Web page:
This slaw packs in a ton of vegetables, which, if you’re like me, I try to do every January to help cleanse my system after my December gluttony. This recipe does not feel like deprivation at all. The choice of vegetables is up to you. These are what looked good to me when I went to the market.

I started with a base of red and green cabbage.cutting-cabbgeI love the crunch and verdant freshness of sugar snap peas, so they went in next. sugar-snap-peasI thought that the flavour of celery would really complement the apples, so I bought some celeriac (also known as celery root). It’s the ugly knoby, hairy root you always see and wonder about. A few stalks of celery would be a good substitute if you can’t find celeriac.celeriacJust peel and slice it into a julienne. Put it in a bowl of water with a bit of lemon juice to keep it from turning brown before adding to the salad. celeriac-cutI decided to pickle shallots, along with the apples.apples-and-shallots Combine apple cider vinegar, water, sugar, salt and some mint sprigs in a small pot. Simmer until salt and sugar are dissolved. Pour hot pickling brine over apples and shallots and then place bowl in an ice bath to cool quickly. chilling-pickling-liquidA simple cider vinaigrette, with a touch of dijon and honey is the perfect dressing for this slaw. Finish with some diced or sliced jalapeños, fresh mint and some toasted pecans for crunch. Your digestive system will thank you.

Any leftovers will keep well for a day or two in the fridge. I added some diced hardboiled eggs and julienned gruyere cheese the next day for a lunch salad. It was bonkers good!composed-salad

Click here to print recipe for Pickled-Apple-Slaw.

slaw-in-black-bowl

 

 

Caramel Cake and Wishes for a Very Sweet New Year

with-champagne-1 Restraint can wait. Let’s usher out 2016 with decadence. This is a time-honoured Southern Caramel Cake. If anyone knows how to bake a Southern classic it is the Lee Brothers, Matt and Ted, from Charleston. This recipe hails from their book The Lee Brothers Charleston Kitchen.

Admittedly, this cake is a labour of love. But, if you can read and follow instructions, the Lee Brothers will take you by the hand and guide you, step by step, through this challenging but fun to make cake. The tricky part is the caramel icing. A candy thermometer and an instant read thermometer are critical to success.

The cake layers are rich and buttery, and come together quickly.cake-into-pansIt never ceases to amaze me how simple ingredients like milk, sugar and butter are transformed into a fluffy caramel frosting. spreading-caramelThe gossamer light caramel icing, dissolves almost instantly on your tongue. It has a perfect salty-sweet balance that keeps you coming back for bite after bite.adding-pearlsI found some leftover Callebaut Dark Chocolate Pearls in the cupboard and decided to decorate to top of the cake with them.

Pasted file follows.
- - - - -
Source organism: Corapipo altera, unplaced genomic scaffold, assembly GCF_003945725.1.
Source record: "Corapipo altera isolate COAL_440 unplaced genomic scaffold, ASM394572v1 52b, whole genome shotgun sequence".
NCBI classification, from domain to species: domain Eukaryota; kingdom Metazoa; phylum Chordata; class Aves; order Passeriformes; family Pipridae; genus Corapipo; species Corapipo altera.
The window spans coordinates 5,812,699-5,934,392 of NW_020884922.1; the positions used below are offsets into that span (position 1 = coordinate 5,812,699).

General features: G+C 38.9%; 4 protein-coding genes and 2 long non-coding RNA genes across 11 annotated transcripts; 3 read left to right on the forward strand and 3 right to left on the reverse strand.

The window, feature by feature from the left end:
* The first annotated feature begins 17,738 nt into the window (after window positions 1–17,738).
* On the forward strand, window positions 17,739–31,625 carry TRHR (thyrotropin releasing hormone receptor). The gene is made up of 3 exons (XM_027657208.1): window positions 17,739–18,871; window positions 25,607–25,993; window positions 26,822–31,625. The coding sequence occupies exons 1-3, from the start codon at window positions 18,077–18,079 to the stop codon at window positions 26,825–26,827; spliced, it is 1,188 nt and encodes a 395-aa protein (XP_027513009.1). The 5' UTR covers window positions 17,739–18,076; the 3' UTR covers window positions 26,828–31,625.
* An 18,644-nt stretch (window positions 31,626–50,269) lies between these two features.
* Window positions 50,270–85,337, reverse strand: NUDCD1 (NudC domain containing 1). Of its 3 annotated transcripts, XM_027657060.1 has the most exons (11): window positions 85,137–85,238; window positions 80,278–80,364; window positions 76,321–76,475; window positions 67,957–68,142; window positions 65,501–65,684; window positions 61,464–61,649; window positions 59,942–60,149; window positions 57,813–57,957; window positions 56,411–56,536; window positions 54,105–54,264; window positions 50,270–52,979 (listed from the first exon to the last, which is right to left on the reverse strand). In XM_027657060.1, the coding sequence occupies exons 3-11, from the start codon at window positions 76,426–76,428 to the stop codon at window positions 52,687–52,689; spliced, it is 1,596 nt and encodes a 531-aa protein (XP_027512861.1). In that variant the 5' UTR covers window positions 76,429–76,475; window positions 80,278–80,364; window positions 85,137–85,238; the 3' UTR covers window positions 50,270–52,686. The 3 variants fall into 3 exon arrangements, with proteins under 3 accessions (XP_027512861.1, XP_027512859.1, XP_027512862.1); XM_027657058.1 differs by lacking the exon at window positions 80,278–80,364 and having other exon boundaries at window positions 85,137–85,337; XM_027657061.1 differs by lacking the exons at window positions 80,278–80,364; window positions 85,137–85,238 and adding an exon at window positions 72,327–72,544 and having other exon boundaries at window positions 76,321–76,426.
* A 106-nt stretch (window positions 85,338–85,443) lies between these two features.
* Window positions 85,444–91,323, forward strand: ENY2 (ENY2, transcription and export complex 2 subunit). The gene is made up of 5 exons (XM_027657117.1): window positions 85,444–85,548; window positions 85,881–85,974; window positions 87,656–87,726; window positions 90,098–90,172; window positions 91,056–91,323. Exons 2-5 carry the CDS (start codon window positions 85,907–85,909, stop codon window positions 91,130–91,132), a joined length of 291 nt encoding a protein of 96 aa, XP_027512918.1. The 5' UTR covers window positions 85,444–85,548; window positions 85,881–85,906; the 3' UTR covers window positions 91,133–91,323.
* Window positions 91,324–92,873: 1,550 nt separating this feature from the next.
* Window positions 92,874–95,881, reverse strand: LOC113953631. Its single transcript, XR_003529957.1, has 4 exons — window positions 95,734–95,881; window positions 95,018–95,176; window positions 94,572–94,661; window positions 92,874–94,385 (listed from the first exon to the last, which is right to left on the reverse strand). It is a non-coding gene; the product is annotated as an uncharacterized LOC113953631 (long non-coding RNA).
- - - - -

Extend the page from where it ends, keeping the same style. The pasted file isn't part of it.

Wishing you all a sweet, happy and healthy new year.

Click here for recipe for Caramel-Cake.

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Sweet Potato and Brussels Sprouts Latkes

plated-1On the 6th night of Chanukah I made Sweet Potato and Brussels Sprouts Latkes. I could never make these on the first night of Chanukah. They would not be well received by my family. On the first night our family insists on traditional latkes. (I think it might actually written in Jewish Law somewhere!!). But feel free to let your freak flag fly and make these unorthodox latkes when Chanukah is almost over and everyone has had their fill of classic potato latkes.6th-nightThese latkes are based on a Japanese savory pancake called Okonomiyaki. I learned about them in the November 2016 issue of Bon Appetit magazine. As I read the recipe I was inspired to adapt it and create latkes using these ingredients.cutting-potatoesready-to-mixThe Brussels sprouts must be thinly sliced. The thin slicing blade of the food processor will do the job quickly. A sharp knife will also work. The sweet potatoes need to be cut into 1/8 inch thin matchstick pieces. A mandoline will do this quickly. If you don’t have one, cut the potatoes to fit the feed tube of the food processor and thinly slice potatoes first. Then stack them up and cut across with a sharp knife into matchsticks.

Eggs and flour act as the glue to hold everything together. mixed-and-ready-to-fryfrying-1Fry until deeply golden brown and crispy. frying-2Serve them with some chipotle mayo and a squeeze of lime or go traditional and top with applesauce. Savory, deeply crispy and very delicious, these latkes are sure to please even the most die-hard traditionalists.two-plates

Click here to print recipe for Sweet-Potato-and-Brussels-Sprouts-Latkes.